But George Wallace, 75, the Alabama governor who stood "in the schoolhouse door" over 30 years ago to try to prevent two black students from entering the state university, appears much different today. He has been in a wheelchair since 1972, paralysed in an assassination attempt during the second of his three presidential campaigns. He has Parkinson's disease, his eyesight is poor, and he can barely hear or speak.
But inside the broken body is a new man, freed by fate from his hard- right chrysalis, a man at peace with himself and the world. Mr Wallace, a born-again Christian since he was shot, recently talked of race and redemption with John F Kennedy Jr, son of John and nephew of Robert Kennedy, the President and Attorney-General who clashed with the Alabama Democrat and won.
"I was right about some of the issues I talked about," he said in the inaugural issue of George, Mr Kennedy's new magazine. "But I was wrong about civil rights. The things I was saying back in 1968" - when, as an independent presidential candidate he won 13 per cent of the vote - "were the things that people wanted to hear. And the people still want to hear those things today."
Was he ahead of his time? Mr Wallace's calls for law and order and advocacy of states' rights strike a chord today. Many consider him the spiritual father of the Republicans' "Contract with America". He expects Bob Dole to win the Republican nomination and to carry the South. He is no fan of Bill Clinton: "I'd tell him ... not to put gays in the military and to stop being for abortion". Colin Powell is "a very fine man" and Jesse Jackson is "a good friend". But no, he does not expect to see a black president in the time left to him.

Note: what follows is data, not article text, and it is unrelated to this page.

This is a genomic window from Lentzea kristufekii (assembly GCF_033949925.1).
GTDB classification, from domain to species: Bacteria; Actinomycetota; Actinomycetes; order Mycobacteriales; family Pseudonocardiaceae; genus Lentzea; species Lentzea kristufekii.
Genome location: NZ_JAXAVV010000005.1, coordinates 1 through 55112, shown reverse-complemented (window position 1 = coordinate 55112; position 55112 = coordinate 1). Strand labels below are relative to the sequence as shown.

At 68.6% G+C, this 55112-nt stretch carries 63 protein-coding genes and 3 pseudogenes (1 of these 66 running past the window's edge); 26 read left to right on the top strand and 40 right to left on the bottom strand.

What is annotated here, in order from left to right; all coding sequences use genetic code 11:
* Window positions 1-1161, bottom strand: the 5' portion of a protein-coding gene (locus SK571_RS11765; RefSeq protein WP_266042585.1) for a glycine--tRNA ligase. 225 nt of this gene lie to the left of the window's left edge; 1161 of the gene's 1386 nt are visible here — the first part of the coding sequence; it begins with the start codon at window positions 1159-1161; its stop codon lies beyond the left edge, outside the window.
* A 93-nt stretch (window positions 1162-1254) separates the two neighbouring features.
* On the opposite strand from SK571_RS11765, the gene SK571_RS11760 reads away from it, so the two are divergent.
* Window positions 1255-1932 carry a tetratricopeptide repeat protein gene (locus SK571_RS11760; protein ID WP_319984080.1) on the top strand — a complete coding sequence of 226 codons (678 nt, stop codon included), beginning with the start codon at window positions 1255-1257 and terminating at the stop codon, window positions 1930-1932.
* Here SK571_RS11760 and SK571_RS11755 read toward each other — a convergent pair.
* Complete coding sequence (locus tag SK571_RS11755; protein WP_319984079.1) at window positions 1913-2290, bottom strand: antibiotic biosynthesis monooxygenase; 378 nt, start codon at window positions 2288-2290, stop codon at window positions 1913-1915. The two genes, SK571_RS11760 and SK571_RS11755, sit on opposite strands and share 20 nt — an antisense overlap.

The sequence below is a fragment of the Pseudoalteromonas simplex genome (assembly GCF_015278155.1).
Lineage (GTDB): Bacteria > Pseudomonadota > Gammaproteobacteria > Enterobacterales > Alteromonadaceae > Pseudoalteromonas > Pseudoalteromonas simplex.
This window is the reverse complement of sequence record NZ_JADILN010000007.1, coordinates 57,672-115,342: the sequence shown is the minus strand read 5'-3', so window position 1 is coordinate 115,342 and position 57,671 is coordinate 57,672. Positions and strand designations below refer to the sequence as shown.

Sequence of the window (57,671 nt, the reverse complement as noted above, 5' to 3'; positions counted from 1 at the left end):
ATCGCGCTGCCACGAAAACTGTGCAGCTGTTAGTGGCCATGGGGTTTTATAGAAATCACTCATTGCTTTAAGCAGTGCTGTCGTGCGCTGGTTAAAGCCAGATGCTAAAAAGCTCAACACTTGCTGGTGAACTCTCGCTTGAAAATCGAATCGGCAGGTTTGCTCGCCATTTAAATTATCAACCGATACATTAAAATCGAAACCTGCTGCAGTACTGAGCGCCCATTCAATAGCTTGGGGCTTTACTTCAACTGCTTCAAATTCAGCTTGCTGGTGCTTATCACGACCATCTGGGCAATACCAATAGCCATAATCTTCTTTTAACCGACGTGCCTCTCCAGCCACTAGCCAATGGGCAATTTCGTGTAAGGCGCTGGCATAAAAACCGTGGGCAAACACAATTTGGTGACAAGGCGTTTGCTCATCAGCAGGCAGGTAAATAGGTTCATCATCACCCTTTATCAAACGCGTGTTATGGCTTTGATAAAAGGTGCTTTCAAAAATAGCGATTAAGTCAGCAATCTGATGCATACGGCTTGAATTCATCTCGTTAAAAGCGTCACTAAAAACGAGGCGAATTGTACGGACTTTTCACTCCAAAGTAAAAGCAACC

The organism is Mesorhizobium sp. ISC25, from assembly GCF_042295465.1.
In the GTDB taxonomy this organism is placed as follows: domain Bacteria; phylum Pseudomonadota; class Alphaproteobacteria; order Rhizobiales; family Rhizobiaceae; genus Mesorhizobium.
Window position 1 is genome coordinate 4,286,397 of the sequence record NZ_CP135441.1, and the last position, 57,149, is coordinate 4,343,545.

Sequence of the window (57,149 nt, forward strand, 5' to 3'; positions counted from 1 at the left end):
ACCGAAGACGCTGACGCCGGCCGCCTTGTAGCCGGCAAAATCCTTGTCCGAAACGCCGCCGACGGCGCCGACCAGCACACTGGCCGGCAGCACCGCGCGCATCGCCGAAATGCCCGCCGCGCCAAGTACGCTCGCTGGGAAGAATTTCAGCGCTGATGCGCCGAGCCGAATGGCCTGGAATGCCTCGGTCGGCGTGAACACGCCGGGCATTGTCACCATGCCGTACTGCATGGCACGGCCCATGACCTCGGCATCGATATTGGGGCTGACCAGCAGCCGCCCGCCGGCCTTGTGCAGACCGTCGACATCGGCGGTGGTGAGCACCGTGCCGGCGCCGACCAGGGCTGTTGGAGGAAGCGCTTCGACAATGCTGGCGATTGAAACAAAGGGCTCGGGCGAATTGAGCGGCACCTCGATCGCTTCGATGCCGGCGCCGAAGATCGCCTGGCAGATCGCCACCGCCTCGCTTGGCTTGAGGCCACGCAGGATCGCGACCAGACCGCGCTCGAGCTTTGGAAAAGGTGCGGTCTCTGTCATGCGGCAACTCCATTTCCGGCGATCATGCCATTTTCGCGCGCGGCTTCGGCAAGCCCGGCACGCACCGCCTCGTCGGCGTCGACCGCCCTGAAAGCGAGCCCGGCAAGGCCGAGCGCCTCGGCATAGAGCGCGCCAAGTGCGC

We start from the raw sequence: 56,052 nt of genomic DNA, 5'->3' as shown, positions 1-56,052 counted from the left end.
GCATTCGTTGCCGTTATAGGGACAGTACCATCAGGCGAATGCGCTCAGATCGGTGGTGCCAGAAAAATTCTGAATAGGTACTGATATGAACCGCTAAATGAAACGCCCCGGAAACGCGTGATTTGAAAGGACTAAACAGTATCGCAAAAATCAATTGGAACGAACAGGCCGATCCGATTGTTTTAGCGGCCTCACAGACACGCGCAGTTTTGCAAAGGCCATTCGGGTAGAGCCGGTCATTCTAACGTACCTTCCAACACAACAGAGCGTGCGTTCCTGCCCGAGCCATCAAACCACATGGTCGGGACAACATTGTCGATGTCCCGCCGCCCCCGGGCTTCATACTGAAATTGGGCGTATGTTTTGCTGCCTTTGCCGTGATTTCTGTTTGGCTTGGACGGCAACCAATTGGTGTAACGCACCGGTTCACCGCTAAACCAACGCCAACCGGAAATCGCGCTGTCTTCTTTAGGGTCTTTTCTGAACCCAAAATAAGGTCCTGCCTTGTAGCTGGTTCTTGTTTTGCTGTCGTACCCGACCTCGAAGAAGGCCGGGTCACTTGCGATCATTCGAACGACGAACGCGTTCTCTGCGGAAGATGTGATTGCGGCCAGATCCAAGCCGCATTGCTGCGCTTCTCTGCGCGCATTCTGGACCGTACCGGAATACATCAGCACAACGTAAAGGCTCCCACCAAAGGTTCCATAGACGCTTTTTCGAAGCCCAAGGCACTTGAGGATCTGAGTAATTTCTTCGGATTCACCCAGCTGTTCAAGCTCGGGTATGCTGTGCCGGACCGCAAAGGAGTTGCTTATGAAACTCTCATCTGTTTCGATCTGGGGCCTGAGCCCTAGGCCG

"People have always equated segregation with hatred," Mr Wallace said. "But that's not true. We were all taught that segregation was in the best interest of the people . . . I'm not a different man. I didn't hate blacks 30 years ago, and I don't hate blacks today."
Nor, he said, did his politics change after he was born again. "I was taught that segregation was best for both races. But then, a few years ago, I decided it wasn't . . . My conscience said it was wrong. Wrong, wrong, wrong . . . And now segregation's gone. Good riddance."
If he had his life to live over, Mr Wallace said, "I wouldn't have sinned as much as I did." Was he prepared to die? "I'm not afraid of death like I used to be, because ... I'll be forgiven my sins."
"What are your sins?" Mr Kennedy asked. "I tell my sins to God, not to people like you," the old devil snarled.